Trump’s social media accounts will lose special treatment once he leaves office

Republican Sen. Josh Hawley targeted Facebook CEO Mark Zuckerberg with a misleading line of questioning.

Hawley repeatedly asked Zuckerberg if Facebook coordinates with YouTube and Twitter for “censorship” and “to control information,” citing information he had obtained from a “whistleblower.”

It is well-known that social media companies do communicate with each other on issues related to foreign meddling, terrorism, and other topics.

But Hawley tried to deceptively characterize the practice of Facebook communicating with its peers as nefarious and implied that the coordination was a major revelation.

Zuckerberg pushed back against Hawley’s characterization, explaining to him first that the major social media companies “do coordinate and share signals on security related topics.”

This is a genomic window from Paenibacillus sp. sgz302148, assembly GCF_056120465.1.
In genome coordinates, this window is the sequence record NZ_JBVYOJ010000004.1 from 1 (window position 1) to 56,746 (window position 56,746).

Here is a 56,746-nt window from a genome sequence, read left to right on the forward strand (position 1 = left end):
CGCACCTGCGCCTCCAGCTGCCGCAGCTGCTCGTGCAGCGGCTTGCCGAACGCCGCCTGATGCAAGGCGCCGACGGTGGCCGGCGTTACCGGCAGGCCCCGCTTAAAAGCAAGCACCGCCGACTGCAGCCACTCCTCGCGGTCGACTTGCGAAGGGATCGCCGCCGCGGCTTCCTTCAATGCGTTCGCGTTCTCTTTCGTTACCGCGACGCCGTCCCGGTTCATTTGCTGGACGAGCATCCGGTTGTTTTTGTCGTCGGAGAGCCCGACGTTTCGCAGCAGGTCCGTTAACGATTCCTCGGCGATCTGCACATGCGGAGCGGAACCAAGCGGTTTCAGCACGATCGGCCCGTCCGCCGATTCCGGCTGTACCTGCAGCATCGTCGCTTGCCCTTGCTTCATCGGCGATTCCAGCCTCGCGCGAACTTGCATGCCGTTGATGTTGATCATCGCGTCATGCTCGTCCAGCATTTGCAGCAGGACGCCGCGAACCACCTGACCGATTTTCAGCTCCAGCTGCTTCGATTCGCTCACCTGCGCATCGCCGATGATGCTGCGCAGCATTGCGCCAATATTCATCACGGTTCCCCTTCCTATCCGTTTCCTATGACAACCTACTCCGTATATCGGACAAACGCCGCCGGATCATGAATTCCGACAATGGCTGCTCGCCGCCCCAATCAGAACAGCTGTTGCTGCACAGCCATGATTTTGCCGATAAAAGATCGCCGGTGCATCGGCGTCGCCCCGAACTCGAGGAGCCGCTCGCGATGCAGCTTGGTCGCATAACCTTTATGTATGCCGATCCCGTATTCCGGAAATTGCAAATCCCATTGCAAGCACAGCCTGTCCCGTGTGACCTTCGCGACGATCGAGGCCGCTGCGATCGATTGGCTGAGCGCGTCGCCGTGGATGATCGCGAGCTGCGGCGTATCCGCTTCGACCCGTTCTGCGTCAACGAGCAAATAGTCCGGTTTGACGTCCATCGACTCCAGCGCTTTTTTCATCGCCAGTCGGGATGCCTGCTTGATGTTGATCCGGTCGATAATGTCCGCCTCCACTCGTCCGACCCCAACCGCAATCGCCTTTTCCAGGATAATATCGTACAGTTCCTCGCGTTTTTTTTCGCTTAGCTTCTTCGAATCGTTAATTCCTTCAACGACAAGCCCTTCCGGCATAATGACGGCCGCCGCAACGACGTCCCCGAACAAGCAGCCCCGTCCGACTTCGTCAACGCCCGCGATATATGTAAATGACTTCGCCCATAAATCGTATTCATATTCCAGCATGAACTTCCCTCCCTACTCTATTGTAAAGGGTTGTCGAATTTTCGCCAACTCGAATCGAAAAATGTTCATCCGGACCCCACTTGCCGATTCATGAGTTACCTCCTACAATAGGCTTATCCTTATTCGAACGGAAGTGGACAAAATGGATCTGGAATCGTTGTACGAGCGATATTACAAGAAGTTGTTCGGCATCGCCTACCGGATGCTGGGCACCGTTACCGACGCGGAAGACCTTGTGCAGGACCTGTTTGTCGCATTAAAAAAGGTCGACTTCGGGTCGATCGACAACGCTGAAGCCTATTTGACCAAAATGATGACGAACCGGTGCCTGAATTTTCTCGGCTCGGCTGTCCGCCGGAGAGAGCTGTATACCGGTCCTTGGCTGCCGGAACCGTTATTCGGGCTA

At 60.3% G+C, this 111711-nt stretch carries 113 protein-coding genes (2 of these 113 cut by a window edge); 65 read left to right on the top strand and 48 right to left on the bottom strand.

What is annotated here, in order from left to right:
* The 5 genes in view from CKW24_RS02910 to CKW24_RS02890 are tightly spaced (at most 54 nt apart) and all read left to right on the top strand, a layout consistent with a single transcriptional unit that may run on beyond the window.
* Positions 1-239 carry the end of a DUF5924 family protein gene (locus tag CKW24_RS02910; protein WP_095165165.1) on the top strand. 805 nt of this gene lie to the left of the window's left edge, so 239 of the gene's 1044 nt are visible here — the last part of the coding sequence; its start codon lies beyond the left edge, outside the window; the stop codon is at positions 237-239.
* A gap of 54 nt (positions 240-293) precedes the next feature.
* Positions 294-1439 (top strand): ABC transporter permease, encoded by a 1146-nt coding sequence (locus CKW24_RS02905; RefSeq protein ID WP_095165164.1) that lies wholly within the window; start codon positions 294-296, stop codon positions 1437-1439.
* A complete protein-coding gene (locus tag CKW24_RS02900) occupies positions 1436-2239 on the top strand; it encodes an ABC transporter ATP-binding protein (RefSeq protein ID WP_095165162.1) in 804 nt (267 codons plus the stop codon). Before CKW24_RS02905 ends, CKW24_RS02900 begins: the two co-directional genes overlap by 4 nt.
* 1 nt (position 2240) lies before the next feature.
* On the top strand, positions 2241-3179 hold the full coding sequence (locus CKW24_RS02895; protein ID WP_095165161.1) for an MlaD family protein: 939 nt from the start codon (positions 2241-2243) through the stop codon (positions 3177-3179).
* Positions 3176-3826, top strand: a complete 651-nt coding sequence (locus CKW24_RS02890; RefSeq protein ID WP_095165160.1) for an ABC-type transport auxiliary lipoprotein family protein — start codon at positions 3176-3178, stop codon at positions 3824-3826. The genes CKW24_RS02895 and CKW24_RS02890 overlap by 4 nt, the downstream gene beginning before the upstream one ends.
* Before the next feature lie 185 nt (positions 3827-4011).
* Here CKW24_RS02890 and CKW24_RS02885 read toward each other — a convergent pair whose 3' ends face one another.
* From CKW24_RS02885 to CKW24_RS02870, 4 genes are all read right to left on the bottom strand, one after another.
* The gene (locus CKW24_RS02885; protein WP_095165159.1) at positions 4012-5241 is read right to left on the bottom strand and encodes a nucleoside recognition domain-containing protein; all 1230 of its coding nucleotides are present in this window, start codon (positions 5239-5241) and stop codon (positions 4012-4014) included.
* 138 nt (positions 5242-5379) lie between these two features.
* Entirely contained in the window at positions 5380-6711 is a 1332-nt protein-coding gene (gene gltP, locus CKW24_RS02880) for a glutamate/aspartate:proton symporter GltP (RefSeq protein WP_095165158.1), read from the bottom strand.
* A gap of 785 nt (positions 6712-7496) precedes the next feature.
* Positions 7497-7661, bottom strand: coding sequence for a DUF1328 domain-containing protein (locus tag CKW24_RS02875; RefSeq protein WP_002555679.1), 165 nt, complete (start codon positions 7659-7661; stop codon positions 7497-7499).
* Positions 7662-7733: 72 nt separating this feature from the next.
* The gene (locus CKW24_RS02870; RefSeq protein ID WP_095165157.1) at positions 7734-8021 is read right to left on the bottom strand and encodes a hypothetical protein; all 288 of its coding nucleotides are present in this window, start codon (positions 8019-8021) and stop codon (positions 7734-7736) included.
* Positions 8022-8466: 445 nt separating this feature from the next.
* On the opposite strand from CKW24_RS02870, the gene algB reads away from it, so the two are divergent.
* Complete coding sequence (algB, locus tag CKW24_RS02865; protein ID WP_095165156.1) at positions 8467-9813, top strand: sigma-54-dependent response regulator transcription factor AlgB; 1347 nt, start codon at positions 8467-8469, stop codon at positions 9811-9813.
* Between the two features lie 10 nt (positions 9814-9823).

“For example,” Zuckerberg explained, “there is signal around a terrorist attack or around child exploitation imagery or around a foreign government creating an influence operation, that is an area where the companies do share signals about what they see.”

But Zuckerberg stressed that the communication “is distinct from the content moderation policies” Facebook has.

Zuckerberg noted that the companies might share information on what they are each seeing occur on their respective platforms, but that each company makes their own decisions on how they will enforce their policies.